Document Type : Original Article
Assistant Professor, Department of Neurology AND Geriatric Care Research Center, Ali-ibn Abi Talib Hospital, Rafsanjan University of Medical Sciences, Rafsanjan, Iran
Professor, Department of Neurology AND Neurological Research Center, Kerman University of Medical Sciences, Kerman, Iran
Associate Professor, Department of Neurology AND Neurological Research Center, Kerman University of Medical Sciences, Kerman, Iran
Assistant Professor, Department of Neurology AND clinical Research Center, Ali-ibn Abi Talib Hospital, Rafsanjan University of Medical Sciences, Rafsanjan, Iran
General Practitioner, Rafsanjan University of Medical Sciences, Rafsanjan, Iran
Background & Objective: Regarding the significance of neurological diseases training general practitioners has a key role and they should be welltrained in diagnose and approaching different diseases in this field We focused on educational needs assessment for general practitioners in the field of neurological diseases Methods: All the general practitioners practicing in the regulatory zone of Rafsanjan University of Medical Sciences Iran (urban and rural areas) who agreed to participate were entered the study 104 participants of the total of 170 general practitioners in this area completed a researchermade questionnaire and mailed us The questionnaire encompassed 54 neurological diseases four paraclinical tests and 9 approaches for neurological signs and symptoms as well as their practical framework satisfaction from their education and demographic and educational items Results: In 479% of cases educational expectations were at the level of screening and refer in that 314% at the level of diagnosis and treatment and in 188% at the level of acquaintance and describing The remainders (188%) were the cases with no need to know and unfamiliar ones Statistically screening and refer just the diagnosis and the treatment were the mentioned educational expectations respectively Most of general practitioners were not fully satisfied from their externship and internship educational programs Conclusion: This study in a more systematic way outlines the general practitioners points of view and their tendency to intervene in the procedure of neurological managements which can also be of great use to any further modifications in medical training curricula Absence of perfect satisfaction about educational programs shows us that we should change our educational methods to more practical and clinical forms
- Ropper A, Samuels M, Klein J. Adams and Victor's Principles of Neurology 10th Ed. New YorkL: McGraw Hill Professional; 2014.
- Fathi Vajargah K. Educational needs assessment. Tehran: Ketabiran; 2000. [In Persian]
- Shiri M, Farhang F, Heidari K, Afghari A, Amini S, Sharifirad G, Needs assessment of health education in health-networks of the Isfahan province of Iran, 2005-2006. Int J Health Plann Manage. 2009; 24(4):351-64.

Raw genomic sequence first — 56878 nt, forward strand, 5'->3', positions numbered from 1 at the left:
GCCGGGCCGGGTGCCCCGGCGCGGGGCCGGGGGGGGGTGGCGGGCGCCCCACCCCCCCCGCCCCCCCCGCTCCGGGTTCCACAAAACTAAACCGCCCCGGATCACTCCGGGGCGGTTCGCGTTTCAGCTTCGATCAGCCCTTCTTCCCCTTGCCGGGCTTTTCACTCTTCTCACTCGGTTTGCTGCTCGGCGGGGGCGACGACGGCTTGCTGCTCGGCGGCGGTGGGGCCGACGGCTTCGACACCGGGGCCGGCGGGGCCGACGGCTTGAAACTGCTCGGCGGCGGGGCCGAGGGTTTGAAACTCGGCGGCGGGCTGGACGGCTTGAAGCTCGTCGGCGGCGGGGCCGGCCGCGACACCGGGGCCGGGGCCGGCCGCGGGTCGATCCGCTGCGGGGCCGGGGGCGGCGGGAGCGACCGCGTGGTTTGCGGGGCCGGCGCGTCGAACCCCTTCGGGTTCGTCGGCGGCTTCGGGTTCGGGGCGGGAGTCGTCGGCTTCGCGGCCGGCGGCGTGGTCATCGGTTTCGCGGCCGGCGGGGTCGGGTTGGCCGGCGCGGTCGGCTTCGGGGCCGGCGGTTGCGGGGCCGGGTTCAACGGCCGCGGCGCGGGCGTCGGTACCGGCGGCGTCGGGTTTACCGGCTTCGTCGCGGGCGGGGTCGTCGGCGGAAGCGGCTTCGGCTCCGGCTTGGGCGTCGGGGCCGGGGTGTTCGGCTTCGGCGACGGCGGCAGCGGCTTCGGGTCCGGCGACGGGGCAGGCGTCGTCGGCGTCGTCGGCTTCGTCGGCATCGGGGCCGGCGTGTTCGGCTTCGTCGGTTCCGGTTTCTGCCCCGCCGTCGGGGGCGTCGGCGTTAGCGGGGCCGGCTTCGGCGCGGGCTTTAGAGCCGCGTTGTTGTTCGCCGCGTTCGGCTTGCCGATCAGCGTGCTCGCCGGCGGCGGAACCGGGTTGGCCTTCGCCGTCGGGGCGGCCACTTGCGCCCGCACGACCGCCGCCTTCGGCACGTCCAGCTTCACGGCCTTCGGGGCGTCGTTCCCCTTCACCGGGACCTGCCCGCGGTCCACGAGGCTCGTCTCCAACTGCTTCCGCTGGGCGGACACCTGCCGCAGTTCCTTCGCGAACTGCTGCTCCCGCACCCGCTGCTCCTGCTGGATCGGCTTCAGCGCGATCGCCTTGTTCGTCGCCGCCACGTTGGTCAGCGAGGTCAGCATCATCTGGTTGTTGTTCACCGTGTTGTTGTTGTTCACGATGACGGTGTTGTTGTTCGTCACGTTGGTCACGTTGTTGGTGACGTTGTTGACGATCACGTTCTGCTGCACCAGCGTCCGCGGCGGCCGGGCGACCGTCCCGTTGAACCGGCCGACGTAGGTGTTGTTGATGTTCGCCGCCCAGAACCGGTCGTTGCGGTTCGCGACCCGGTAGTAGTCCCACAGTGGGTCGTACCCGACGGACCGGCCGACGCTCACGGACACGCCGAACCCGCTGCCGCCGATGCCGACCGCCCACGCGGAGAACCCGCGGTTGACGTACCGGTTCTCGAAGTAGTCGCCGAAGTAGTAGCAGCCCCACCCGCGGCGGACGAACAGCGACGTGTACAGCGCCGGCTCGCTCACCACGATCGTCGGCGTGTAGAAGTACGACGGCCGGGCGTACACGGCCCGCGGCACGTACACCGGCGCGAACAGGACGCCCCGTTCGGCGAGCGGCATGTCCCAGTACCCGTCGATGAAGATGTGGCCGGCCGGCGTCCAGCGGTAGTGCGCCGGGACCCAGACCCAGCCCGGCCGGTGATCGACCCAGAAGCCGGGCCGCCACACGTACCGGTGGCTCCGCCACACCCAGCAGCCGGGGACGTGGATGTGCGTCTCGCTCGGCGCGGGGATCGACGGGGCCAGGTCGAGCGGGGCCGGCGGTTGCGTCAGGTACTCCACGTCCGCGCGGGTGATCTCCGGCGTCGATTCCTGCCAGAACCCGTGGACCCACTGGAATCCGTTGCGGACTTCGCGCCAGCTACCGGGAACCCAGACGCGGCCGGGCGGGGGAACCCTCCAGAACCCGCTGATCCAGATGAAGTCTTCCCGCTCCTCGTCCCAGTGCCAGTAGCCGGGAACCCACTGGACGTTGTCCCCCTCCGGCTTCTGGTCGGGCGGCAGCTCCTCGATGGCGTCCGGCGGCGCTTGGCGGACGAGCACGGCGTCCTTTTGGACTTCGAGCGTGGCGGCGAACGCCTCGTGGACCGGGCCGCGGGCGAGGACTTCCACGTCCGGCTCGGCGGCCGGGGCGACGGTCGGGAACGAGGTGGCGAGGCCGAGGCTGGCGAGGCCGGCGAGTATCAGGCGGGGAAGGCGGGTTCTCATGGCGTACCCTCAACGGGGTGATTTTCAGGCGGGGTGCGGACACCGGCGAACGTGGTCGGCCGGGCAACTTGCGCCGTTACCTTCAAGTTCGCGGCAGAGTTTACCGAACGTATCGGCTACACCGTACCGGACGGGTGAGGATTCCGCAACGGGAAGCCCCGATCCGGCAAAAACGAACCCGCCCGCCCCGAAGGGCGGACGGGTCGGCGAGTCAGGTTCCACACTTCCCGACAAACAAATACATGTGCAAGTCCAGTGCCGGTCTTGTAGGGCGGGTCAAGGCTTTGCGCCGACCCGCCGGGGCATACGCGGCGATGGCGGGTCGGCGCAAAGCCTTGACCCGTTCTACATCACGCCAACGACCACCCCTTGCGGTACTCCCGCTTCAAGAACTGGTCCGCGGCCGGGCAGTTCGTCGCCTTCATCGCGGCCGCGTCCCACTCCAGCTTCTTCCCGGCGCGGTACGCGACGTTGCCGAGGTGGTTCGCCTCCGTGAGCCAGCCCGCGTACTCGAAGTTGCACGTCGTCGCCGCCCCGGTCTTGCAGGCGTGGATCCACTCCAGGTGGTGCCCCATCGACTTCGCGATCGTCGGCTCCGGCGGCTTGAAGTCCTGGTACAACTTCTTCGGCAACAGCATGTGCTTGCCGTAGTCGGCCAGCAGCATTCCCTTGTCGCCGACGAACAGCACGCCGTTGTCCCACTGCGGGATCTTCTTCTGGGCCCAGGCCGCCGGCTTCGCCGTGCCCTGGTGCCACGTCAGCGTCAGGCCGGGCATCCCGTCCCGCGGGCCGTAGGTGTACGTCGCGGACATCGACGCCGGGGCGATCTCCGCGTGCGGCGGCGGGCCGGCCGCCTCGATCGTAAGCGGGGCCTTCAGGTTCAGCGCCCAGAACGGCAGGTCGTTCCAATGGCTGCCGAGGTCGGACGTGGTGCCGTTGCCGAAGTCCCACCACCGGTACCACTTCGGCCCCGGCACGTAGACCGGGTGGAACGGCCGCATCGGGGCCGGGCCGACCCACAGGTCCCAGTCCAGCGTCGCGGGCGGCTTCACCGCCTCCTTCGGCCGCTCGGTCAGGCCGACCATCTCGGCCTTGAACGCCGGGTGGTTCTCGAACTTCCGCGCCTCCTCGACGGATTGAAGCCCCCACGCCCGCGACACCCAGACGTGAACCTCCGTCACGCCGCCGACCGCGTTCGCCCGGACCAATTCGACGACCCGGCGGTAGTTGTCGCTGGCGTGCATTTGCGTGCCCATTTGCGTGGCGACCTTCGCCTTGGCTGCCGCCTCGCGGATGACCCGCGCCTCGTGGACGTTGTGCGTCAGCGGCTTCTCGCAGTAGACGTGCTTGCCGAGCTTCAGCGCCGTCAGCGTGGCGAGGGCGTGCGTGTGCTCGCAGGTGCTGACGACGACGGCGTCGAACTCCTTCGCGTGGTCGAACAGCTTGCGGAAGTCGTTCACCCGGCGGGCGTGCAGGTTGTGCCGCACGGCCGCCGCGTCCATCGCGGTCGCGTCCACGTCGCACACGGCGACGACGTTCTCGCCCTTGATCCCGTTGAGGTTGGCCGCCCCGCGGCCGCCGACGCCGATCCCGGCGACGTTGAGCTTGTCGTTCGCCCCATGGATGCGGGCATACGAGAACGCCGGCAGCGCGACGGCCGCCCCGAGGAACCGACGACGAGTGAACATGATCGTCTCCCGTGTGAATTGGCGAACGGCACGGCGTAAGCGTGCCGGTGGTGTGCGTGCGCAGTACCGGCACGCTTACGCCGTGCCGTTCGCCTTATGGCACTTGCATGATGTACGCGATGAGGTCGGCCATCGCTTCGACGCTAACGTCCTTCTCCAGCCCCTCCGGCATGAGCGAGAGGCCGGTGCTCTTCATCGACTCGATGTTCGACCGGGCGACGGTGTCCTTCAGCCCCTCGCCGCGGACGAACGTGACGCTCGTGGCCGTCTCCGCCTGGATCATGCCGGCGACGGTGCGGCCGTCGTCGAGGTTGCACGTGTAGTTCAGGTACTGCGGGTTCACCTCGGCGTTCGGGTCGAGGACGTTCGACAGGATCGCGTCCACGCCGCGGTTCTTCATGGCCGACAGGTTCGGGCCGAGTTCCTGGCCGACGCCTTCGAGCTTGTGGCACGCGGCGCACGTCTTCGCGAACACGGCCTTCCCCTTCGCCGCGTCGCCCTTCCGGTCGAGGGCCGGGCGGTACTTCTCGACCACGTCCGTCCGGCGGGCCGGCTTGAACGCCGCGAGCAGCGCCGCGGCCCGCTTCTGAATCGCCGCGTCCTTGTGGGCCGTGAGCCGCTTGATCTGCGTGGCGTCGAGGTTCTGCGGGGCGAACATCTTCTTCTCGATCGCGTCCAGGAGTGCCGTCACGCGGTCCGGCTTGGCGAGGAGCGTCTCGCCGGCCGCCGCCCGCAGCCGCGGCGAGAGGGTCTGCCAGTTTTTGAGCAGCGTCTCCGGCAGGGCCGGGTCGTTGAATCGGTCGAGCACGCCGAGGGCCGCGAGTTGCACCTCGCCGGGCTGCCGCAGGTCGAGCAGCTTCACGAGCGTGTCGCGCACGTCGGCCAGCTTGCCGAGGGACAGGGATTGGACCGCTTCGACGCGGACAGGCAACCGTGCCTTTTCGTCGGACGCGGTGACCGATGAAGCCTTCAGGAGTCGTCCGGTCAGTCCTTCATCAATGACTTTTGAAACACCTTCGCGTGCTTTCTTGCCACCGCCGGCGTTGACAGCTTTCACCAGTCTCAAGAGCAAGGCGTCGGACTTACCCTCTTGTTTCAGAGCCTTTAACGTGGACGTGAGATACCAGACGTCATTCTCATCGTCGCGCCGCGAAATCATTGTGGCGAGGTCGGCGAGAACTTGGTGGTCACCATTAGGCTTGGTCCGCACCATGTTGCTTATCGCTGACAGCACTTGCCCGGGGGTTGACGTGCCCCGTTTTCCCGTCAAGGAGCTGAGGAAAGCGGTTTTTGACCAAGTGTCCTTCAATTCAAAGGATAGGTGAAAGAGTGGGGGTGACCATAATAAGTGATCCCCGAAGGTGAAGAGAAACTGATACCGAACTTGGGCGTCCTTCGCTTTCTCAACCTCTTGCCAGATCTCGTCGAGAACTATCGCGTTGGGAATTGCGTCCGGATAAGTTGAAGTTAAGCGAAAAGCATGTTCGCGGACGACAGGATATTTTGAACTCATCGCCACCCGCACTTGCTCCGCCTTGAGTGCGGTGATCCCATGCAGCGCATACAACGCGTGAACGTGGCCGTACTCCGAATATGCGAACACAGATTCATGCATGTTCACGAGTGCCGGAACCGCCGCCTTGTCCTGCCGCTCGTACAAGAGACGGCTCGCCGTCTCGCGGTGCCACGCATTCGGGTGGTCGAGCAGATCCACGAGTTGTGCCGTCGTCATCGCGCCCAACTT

- Grant J. Learning needs assessment: assessing the needs. BMJ. 2002; 324(7330):156-9.
- Hansra NK, O'Sullivan P, Chen CL, Berger TG. Medical school dermatology curriculum: are we adequately preparing primary care physicians? J Am Acad Dermatol. 2009; 61(1):23-29.e1.
- McCleskey PE, Gilson RT, DeVillez RL. Medical student core curriculum in dermatology survey. J Am Acad Dermatol. 2009; 61(1):30-5.
- Peltier WL. Core competencies in neurology resident education. Neurologist. 2004; 10(2):97-101.
- Dashti Sh, Pedramfar P, Amini M, Sagheb MM. A self-assessment of Residents in Neurology Department of Shiraz Medical School. J Med Educ. 2009; 13(1, 2):45-50.
- Laidlaw TS, MacLeod H, Kaufman DM, Langille DB, Sargeant J. Implementing a communication skills programme in medical school: needs assessment and programme change. Med Educ. 2002;36(2):115-24.
- Curran VR1, Keegan D, Parsons W, Rideout G, Tannenbaum D, Dumoulin N, et al. A comparative analysis of the perceived continuing medical education needs of a cohort of rural and urban Canadian family physicians. Can J Rural Med. 2007; 12(3):161-6.
- Ward J, Macfarlane S. Needs assessment in continuing medical education. Its feasibility and value in a seminar about skin cancer for general practitioners. Med J Aust. 1993; 159(1):20-3.
- Davis DA, Thomson MA, Oxman AD, Haynes RB. Changing physician performance. A systematic review of the effect of continuing medical education strategies. JAMA. 1995; 274(9):700-5.
- Yazdani S, Hatami S. General Physicians in IRAN (Duties and Neurologic educational Needs). 1st ed. Tehran: Shahid Beheshti University of Medical Sciences; 2004: 20-45. [In Persian]
- Shakournia A, Elhampour H, Marashi T, Heidari Soureshjani S. Concordance of length and contents of continuing medical education programs with educational demands of practicing GPs in Khuzestan Province. Iran J Med Educ. 2007; 7(1):85-92. [In Persian]
- Heidary Sourshajani S, Shakournia A, Marashi T. Needs assessment in continuous education: Are there similar opinions among general physicians and Internists and Pediatricians?. Iran J Med Educ. 2005; 5(14). [In Persian]
- Mahmoodi M, Vahidshahi K, Shahbaz Najad L. Comments of faculty members and general physicians about clinical skills for general physicians. Iran J Med Educ. 2005; 5(14). [In Persian].
- Lloyd JS, Abrahamson S. Effectiveness of continuing medical education: a review of the evidence. Eval Health Prof. 1979; 2(3):251-80.
- Preston DC, Shapiro BE. Electromyography and Neuromuscular Disorders: ClinicalElectrophysiologic Correlations. 3th ed. Canada: Elsevier; 2013
- Norman GR, Shannon SI, Marrin ML. The need for needs assessment in continuing medical education. BMJ. 2004; 328(7446): 999-1001.